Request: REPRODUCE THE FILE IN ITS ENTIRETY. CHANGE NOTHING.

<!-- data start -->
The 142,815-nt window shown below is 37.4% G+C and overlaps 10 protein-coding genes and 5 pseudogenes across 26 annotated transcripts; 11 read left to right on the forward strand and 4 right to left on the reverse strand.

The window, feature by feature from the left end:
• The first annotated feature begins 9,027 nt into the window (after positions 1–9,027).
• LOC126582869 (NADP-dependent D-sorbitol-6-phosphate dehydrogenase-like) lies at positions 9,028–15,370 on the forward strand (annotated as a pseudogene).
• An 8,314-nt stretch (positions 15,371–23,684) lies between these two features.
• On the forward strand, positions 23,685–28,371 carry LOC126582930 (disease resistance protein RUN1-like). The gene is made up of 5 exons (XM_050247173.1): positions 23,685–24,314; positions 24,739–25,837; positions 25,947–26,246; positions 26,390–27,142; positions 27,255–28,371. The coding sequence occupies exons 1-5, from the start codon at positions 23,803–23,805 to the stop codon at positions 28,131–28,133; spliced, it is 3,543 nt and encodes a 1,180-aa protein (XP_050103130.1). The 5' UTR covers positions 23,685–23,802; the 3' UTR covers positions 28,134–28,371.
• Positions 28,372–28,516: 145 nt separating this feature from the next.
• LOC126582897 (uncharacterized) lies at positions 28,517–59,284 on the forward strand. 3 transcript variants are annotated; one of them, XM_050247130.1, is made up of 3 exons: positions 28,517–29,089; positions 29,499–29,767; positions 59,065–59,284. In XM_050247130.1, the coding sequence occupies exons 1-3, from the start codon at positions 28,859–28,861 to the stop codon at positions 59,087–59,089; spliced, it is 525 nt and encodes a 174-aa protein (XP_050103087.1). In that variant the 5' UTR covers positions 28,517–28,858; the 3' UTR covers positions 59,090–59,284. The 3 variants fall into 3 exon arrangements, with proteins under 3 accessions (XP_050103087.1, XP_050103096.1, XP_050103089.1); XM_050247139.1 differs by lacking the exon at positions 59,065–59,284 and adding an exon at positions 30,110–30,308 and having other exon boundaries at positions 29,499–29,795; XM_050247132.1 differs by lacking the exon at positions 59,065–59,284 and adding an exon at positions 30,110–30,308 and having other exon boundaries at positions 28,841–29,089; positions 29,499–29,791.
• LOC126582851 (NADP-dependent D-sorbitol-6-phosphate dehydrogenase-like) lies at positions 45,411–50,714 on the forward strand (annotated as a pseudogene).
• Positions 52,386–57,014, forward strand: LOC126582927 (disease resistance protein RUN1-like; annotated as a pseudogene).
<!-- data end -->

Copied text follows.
The 142,815-nt window shown below is 37.4% G+C and overlaps 10 protein-coding genes and 5 pseudogenes across 26 annotated transcripts; 11 read left to right on the forward strand and 4 right to left on the reverse strand.

The window, feature by feature from the left end:
• The first annotated feature begins 9,027 nt into the window (after positions 1–9,027).
• LOC126582869 (NADP-dependent D-sorbitol-6-phosphate dehydrogenase-like) lies at positions 9,028–15,370 on the forward strand (annotated as a pseudogene).
• An 8,314-nt stretch (positions 15,371–23,684) lies between these two features.
• On the forward strand, positions 23,685–28,371 carry LOC126582930 (disease resistance protein RUN1-like). The gene is made up of 5 exons (XM_050247173.1): positions 23,685–24,314; positions 24,739–25,837; positions 25,947–26,246; positions 26,390–27,142; positions 27,255–28,371. The coding sequence occupies exons 1-5, from the start codon at positions 23,803–23,805 to the stop codon at positions 28,131–28,133; spliced, it is 3,543 nt and encodes a 1,180-aa protein (XP_050103130.1). The 5' UTR covers positions 23,685–23,802; the 3' UTR covers positions 28,134–28,371.
• Positions 28,372–28,516: 145 nt separating this feature from the next.
• LOC126582897 (uncharacterized) lies at positions 28,517–59,284 on the forward strand. 3 transcript variants are annotated; one of them, XM_050247130.1, is made up of 3 exons: positions 28,517–29,089; positions 29,499–29,767; positions 59,065–59,284. In XM_050247130.1, the coding sequence occupies exons 1-3, from the start codon at positions 28,859–28,861 to the stop codon at positions 59,087–59,089; spliced, it is 525 nt and encodes a 174-aa protein (XP_050103087.1). In that variant the 5' UTR covers positions 28,517–28,858; the 3' UTR covers positions 59,090–59,284. The 3 variants fall into 3 exon arrangements, with proteins under 3 accessions (XP_050103087.1, XP_050103096.1, XP_050103089.1); XM_050247139.1 differs by lacking the exon at positions 59,065–59,284 and adding an exon at positions 30,110–30,308 and having other exon boundaries at positions 29,499–29,795; XM_050247132.1 differs by lacking the exon at positions 59,065–59,284 and adding an exon at positions 30,110–30,308 and having other exon boundaries at positions 28,841–29,089; positions 29,499–29,791.
• LOC126582851 (NADP-dependent D-sorbitol-6-phosphate dehydrogenase-like) lies at positions 45,411–50,714 on the forward strand (annotated as a pseudogene).
• Positions 52,386–57,014, forward strand: LOC126582927 (disease resistance protein RUN1-like; annotated as a pseudogene).